It’s the planet’s lungs, producing about 20% of the world’s oxygen. And it’s on fire.
Despite a ban by Brazil’s government on deliberate burning, almost 4,000 new forest fires rage in the Amazon, representing an 84% increase from the same period last year.
The international community has reacted with despair, with hashtags such as #PrayForTheAmazon going viral. But while they look in horror, loggers and ranchers continue to set the Amazon ablaze to make way for soybeans and cattle.
“It’s easy to blame others – whether ranchers or politicians – for these fires, while overlooking our own culpability,” says WildAid Climate Director Jen Leung. “For a long time now, the global hunger for beef and animal feed has led to the destruction of the Amazon as well as to the current tragedy unfolding before our eyes.”
As the world’s largest exporter of beef, Brazil provides close to 20% of the total global exports, according to the United States Department of Agriculture. Roughly 40% of that is bound for Asia. Globally, meat production today is nearly five times higher than in the early 1960s.
As a result of increased demand for meat, Brazil’s President Jair Bolsonaro spearheaded the expansion of the farming industry and has dismissed extending protections to indigenous groups that live in the forest, leading to worries that deforestation rates could further increase.
Brazil is not alone in its destructive practices. The world’s land and water resources are being exploited at unprecedented rates, according to an August 2019 report released by the United Nations Intergovernmental Panel on Climate Change. While climate change makes agriculture more difficult, agriculture itself is also exacerbating climate change. The fires in the Amazon, for example, are potentially accelerating climate change by adding significant amounts of carbon dioxide, a potent greenhouse gas, to the atmosphere.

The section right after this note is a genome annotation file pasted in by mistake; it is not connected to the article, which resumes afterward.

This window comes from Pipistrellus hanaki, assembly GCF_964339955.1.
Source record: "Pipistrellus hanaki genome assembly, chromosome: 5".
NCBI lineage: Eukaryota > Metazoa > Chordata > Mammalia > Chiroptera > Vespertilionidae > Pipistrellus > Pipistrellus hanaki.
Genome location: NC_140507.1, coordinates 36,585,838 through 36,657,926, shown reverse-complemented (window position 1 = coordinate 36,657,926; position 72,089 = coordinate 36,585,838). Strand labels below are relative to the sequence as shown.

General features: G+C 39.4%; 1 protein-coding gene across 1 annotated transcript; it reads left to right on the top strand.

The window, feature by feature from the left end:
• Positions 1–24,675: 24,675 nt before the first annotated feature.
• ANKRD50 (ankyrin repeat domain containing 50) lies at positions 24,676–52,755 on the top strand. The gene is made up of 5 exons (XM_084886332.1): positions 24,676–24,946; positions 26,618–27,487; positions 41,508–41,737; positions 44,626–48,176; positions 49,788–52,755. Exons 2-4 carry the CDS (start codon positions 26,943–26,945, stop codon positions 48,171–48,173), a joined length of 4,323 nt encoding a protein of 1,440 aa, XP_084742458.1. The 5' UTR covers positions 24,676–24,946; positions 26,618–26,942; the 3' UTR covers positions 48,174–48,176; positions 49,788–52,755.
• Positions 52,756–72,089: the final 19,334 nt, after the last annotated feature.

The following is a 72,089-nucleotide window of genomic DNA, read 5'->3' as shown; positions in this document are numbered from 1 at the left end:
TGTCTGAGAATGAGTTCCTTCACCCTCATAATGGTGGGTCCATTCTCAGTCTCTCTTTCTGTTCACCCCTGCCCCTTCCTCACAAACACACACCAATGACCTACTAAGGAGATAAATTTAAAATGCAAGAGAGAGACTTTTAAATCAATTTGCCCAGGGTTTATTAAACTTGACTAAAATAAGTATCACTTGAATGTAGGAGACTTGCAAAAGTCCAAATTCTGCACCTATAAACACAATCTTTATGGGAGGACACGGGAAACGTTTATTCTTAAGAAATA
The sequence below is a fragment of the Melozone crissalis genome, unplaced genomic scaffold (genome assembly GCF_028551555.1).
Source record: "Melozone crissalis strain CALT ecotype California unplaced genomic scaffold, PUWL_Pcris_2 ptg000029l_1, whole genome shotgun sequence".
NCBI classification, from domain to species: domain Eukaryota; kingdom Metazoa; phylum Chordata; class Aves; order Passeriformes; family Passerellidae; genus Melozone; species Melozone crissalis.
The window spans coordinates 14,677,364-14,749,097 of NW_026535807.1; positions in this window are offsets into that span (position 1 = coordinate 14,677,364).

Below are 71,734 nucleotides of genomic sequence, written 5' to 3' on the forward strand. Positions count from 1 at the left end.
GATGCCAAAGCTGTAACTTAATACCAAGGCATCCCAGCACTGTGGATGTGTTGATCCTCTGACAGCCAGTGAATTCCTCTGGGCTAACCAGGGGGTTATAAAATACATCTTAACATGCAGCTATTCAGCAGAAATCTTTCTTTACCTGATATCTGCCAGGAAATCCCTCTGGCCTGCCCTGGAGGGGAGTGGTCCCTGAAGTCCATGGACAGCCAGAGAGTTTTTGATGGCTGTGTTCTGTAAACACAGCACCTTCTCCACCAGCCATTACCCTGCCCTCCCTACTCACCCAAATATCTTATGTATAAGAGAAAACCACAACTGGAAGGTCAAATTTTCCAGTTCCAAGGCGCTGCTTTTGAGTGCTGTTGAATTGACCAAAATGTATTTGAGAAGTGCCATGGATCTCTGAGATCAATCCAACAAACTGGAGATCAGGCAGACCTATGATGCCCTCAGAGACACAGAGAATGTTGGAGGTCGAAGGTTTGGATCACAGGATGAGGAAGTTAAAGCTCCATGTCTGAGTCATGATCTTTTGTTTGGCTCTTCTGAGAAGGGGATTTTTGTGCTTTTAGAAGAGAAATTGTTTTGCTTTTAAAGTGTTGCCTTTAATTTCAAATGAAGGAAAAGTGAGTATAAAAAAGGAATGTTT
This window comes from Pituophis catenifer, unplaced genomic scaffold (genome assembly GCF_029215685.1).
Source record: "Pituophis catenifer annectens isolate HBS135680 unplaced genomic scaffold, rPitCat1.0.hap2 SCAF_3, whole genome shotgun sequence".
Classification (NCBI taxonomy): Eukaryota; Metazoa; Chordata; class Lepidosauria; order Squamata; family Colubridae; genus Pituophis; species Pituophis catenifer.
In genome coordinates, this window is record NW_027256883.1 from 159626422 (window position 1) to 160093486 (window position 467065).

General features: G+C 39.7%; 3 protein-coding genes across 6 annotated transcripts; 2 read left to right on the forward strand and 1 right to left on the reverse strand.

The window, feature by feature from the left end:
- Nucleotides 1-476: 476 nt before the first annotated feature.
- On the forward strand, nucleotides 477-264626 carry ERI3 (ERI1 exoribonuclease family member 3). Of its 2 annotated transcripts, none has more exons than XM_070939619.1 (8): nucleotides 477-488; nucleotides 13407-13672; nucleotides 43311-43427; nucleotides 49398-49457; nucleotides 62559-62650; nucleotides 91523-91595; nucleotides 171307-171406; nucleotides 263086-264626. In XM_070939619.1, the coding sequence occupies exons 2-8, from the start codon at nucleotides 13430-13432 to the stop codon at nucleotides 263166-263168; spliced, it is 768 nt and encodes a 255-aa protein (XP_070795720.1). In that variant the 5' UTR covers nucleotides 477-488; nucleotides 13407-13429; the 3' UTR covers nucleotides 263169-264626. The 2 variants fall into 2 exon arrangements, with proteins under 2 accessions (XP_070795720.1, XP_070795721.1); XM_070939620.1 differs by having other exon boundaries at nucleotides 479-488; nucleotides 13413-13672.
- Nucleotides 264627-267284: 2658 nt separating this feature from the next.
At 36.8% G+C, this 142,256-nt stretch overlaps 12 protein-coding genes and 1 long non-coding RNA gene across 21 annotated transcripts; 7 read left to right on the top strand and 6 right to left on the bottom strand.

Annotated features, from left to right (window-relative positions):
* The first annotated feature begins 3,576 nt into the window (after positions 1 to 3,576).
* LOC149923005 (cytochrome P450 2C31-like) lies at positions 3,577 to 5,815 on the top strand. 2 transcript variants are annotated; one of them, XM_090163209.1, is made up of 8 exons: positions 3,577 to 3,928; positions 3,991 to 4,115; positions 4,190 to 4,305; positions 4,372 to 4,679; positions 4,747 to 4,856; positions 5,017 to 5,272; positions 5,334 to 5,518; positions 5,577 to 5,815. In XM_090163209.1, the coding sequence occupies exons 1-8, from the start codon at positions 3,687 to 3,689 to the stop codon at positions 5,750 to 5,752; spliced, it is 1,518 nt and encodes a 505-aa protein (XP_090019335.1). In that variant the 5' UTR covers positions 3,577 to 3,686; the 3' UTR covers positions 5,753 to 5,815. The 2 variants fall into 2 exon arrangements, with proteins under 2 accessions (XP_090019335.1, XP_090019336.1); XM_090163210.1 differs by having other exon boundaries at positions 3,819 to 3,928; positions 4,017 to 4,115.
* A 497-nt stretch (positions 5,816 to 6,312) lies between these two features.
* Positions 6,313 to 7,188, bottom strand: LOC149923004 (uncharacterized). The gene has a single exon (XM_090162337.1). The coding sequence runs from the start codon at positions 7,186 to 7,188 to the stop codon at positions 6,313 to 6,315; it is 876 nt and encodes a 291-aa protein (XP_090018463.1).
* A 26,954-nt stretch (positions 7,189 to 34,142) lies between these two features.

The solution, says the report authors, is to make the food system more efficient by changing how food is produced and distributed, including better soil management, crop diversification and fewer restrictions on trade. They also call for shifts in consumer behavior, noting that at least one-quarter of all food worldwide is wasted.
“Policymakers can implement changes that promote smarter agricultural and trade practices, but individuals can also help by choosing more sustainably-sourced food and eating less meat,” says Leung. “By decreasing our reliance on beef, we can put our money where our mouth is and help save Brazil’s precious Amazon rainforest.”
To combat agriculture’s exacerbation of the climate crisis, WildAid is committed to empowering individual consumers to mitigate climate change and reduce their carbon footprint by choosing more sustainable, low-carbon lifestyles.
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WildAid is a non-profit organization with a mission to protect wildlife from illegal trade and other imminent threats. While most wildlife conservation groups focus on protecting animals from poaching, WildAid primarily works to reduce global consumption of wildlife products such as elephant ivory, rhino horn and shark fin soup. With an unrivaled portfolio of celebrity ambassadors and a global network of media partners, WildAid leverages more than $308 million in annual pro-bono media support with a simple message: When the Buying Stops, the Killing Can Too.
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